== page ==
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Taking You Back in History: Look Out for Water, Part 1

By Kathy Brown, Groveland Yosemite Gateway Museum/Southern Tuolumne County Historical Society

Flooded streets of Sacramento during the Great Flood of 1862.

What a winter we are having! Is the amount of rain and snowfall we've experienced so far unusual for California? How often do these long storms occur? How extreme have they been in the past?

Flooding and wind damage caused by winter storms is not rare in California. Over thousands of years the mountains and foothills have been scoured by the run-off of these winter deluges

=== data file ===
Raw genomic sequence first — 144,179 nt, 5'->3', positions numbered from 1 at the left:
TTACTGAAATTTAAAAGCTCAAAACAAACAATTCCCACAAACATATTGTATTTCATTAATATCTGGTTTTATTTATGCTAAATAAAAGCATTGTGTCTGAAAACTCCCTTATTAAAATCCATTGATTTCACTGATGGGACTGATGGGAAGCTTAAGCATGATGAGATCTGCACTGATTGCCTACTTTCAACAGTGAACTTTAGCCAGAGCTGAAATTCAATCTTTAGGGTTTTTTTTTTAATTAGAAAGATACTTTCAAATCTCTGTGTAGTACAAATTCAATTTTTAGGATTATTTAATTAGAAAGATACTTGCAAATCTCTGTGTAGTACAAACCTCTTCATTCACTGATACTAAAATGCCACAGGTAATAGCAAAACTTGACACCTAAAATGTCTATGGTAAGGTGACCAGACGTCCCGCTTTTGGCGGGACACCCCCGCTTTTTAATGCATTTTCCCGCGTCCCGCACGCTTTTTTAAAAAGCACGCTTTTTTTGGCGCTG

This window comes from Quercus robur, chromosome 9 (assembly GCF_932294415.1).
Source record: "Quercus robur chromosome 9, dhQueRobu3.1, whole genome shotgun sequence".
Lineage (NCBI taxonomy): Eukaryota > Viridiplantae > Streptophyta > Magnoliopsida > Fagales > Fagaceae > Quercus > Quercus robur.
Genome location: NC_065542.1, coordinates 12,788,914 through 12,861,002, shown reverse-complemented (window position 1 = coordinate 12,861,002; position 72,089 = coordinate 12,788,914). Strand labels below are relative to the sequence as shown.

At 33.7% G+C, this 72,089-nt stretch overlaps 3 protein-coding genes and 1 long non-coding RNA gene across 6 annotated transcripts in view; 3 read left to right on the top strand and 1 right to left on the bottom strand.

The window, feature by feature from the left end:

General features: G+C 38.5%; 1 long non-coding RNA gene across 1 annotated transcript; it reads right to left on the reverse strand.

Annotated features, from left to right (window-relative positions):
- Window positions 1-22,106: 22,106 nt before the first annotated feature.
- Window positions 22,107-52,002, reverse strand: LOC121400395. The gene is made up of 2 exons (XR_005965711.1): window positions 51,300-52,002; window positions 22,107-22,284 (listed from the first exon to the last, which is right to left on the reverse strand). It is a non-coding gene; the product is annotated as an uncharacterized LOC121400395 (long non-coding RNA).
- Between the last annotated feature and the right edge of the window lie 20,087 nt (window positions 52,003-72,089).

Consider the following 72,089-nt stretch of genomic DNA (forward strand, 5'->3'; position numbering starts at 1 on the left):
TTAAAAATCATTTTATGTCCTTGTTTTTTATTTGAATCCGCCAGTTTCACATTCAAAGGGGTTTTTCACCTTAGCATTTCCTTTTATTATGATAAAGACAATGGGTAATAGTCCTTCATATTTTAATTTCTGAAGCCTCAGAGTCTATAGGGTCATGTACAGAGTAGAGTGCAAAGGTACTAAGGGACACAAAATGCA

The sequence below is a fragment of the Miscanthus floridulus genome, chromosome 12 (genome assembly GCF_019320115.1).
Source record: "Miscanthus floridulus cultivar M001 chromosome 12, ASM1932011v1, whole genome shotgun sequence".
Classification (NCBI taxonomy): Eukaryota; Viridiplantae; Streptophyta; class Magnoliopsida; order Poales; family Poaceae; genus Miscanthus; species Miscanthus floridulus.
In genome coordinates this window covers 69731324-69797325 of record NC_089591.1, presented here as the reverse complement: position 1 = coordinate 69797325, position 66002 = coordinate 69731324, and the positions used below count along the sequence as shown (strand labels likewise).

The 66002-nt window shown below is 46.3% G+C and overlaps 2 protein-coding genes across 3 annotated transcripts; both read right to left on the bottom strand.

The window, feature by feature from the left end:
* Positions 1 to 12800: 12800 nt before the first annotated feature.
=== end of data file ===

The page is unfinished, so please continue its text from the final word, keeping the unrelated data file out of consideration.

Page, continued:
running into rivers and creeks. The silt deposits they carried helped create the fertile soil in the Central Valley that allowed it to become rich grassland for grazing cattle, and to develop into the “breadbasket of the nation.”

California has always had years of drought and followed by a few wet winters. More recent

examinations of the soil deposits show that extreme storms and accompanying floods, now

called atmospheric rivers or ARkStorms, seem to happen approximately every 200 years or

less. Floods were a way of life in early Sacramento which was not very many feet above sea level. Excerpts from letters written by Dr. Jacob Stillman, who helped establish Sacramento's first hospital, describe what happened there in 1850.